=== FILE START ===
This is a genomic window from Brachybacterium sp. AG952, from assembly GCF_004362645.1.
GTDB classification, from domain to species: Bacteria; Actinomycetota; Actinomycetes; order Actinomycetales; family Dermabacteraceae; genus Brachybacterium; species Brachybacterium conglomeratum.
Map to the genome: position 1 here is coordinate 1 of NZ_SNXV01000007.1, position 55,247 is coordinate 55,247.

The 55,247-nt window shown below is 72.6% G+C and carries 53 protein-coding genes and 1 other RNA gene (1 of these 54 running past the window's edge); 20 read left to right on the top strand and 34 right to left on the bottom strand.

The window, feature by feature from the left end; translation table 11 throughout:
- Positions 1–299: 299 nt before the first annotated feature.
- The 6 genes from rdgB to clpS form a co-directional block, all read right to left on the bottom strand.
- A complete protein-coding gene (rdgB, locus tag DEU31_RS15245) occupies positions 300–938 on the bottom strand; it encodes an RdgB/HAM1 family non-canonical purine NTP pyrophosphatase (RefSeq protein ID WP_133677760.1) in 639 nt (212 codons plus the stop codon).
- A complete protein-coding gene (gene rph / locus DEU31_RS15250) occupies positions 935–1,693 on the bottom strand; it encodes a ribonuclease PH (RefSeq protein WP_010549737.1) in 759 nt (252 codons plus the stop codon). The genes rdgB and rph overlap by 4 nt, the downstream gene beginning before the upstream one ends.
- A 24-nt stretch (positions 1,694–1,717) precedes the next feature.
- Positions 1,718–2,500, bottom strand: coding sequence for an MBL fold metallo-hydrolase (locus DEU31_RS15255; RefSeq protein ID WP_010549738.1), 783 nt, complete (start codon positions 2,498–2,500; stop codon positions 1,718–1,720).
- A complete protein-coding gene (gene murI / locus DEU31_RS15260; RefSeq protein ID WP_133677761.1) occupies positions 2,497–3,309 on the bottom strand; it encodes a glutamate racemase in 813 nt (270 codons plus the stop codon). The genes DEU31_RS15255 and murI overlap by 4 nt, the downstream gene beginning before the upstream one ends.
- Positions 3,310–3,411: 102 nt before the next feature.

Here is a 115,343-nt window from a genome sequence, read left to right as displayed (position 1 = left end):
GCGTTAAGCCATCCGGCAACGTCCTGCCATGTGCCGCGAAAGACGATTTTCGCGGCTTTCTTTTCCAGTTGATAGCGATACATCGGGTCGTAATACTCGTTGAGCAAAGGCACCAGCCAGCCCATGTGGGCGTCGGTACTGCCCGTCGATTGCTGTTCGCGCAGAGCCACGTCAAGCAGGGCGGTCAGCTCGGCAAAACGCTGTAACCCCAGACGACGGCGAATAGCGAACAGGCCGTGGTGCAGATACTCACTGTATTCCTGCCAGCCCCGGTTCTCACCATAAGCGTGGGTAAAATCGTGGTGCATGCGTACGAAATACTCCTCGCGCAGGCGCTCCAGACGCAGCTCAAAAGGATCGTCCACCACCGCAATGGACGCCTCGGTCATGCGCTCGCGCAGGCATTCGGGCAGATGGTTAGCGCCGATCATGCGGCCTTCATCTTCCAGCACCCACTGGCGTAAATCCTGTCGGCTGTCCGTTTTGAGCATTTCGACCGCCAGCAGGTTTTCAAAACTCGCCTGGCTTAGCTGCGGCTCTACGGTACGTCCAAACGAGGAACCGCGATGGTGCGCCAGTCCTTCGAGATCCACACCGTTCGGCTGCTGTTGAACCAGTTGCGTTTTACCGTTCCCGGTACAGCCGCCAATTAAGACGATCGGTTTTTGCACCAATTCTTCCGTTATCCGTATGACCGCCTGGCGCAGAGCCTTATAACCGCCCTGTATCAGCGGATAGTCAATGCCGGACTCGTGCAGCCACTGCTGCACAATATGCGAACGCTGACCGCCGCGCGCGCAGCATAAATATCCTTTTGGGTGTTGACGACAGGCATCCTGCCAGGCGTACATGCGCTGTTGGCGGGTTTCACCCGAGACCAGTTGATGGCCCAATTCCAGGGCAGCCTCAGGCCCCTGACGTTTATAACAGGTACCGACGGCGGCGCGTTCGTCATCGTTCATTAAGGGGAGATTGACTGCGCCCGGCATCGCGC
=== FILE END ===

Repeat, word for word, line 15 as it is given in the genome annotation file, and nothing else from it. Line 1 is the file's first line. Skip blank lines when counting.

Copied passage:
GCGTTAAGCCATCCGGCAACGTCCTGCCATGTGCCGCGAAAGACGATTTTCGCGGCTTTCTTTTCCAGTTGATAGCGATACATCGGGTCGTAATACTCGTTGAGCAAAGGCACCAGCCAGCCCATGTGGGCGTCGGTACTGCCCGTCGATTGCTGTTCGCGCAGAGCCACGTCAAGCAGGGCGGTCAGCTCGGCAAAACGCTGTAACCCCAGACGACGGCGAATAGCGAACAGGCCGTGGTGCAGATACTCACTGTATTCCTGCCAGCCCCGGTTCTCACCATAAGCGTGGGTAAAATCGTGGTGCATGCGTACGAAATACTCCTCGCGCAGGCGCTCCAGACGCAGCTCAAAAGGATCGTCCACCACCGCAATGGACGCCTCGGTCATGCGCTCGCGCAGGCATTCGGGCAGATGGTTAGCGCCGATCATGCGGCCTTCATCTTCCAGCACCCACTGGCGTAAATCCTGTCGGCTGTCCGTTTTGAGCATTTCGACCGCCAGCAGGTTTTCAAAACTCGCCTGGCTTAGCTGCGGCTCTACGGTACGTCCAAACGAGGAACCGCGATGGTGCGCCAGTCCTTCGAGATCCACACCGTTCGGCTGCTGTTGAACCAGTTGCGTTTTACCGTTCCCGGTACAGCCGCCAATTAAGACGATCGGTTTTTGCACCAATTCTTCCGTTATCCGTATGACCGCCTGGCGCAGAGCCTTATAACCGCCCTGTATCAGCGGATAGTCAATGCCGGACTCGTGCAGCCACTGCTGCACAATATGCGAACGCTGACCGCCGCGCGCGCAGCATAAATATCCTTTTGGGTGTTGACGACAGGCATCCTGCCAGGCGTACATGCGCTGTTGGCGGGTTTCACCCGAGACCAGTTGATGGCCCAATTCCAGGGCAGCCTCAGGCCCCTGACGTTTATAACAGGTACCGACGGCGGCGCGTTCGTCATCGTTCATTAAGGGGAGATTGACTGCGCCCGGCATCGCGC